Suppose the SHTF in the near future and the only doctor willing to work in your area wasn't one of 'you' but one of 'them', someone not a devout (read: your preferred kind of) Christian but rather one of those 'godless Muslims', or a Pagan, or (God forbid) an atheist?  Kick him/her out for not being the right color or religion?   Welcome in my neighborhood, and your loss if not welcome in yours.

We don't need the Becks and Limbaughs and others to divide us.  We need to expose and then ignore them and focus on what matters, which isn't race, or white self-identification as victims, or what you wear or who you sleep with.  It's a bit bigger than all that, what with peak oil and climate change and the threat of world war hanging over our heads...

Beck's and Limbaugh's salaries outpace ours by factors of 1,000 or more and they live in neighborhoods open to only the 'right' sort of people.  Why are Americans letting the idle rich dictate to us what we should believe?  That their ranting is considered an honest day's labor is an insult to everyone who actually does work for a living.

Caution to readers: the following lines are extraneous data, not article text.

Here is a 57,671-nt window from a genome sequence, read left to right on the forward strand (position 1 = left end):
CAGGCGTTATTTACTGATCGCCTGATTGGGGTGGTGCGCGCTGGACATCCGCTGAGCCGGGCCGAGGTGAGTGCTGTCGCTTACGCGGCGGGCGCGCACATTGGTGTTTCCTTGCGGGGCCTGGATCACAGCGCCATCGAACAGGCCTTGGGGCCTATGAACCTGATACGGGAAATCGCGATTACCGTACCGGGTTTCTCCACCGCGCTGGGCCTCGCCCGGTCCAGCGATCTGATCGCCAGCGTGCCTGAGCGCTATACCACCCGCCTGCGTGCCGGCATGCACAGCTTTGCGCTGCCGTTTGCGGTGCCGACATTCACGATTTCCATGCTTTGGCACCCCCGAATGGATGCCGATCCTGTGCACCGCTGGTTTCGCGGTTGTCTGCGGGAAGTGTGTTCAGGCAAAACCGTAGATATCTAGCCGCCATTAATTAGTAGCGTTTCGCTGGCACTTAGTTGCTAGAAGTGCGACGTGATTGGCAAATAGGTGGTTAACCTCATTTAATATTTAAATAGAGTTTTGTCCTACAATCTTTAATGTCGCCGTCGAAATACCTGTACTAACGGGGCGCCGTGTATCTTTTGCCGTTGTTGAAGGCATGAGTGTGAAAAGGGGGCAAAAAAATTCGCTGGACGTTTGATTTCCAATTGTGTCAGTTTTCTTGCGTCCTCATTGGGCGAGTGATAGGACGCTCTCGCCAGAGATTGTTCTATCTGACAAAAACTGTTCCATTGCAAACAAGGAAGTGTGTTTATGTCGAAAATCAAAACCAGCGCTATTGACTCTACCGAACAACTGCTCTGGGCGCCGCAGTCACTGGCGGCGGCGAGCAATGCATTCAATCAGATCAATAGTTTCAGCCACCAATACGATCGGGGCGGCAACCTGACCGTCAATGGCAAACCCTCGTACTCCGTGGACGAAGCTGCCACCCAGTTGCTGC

preferred kind of) Christian but rather one of those 'godless Muslims', or a Pagan, or (God forbid) an atheist?  Kick him/her out for not being the right color or religion?   Welcome in my neighborhood, and your loss if not welcome in yours.
Beck is becoming well thought of on white supremacist websites like Stormfront because of his advocacy of violence and white victimization.  Is that what we want?  Do we need this constant agitating to interracial discord when we're all in the same leaky rowboat and facing the same overwhelming issues?  Why listen to the distraction Beck represents?  Does he have a plan to deal with global climate change, or peak oil, or create peace in the world, or feed the world's hungry?  Does Limbaugh?

No, they do not.  And since they have no practical solutions to the real issues we face, they are not. worth. listening. to.

Useful gadget: needle sharpener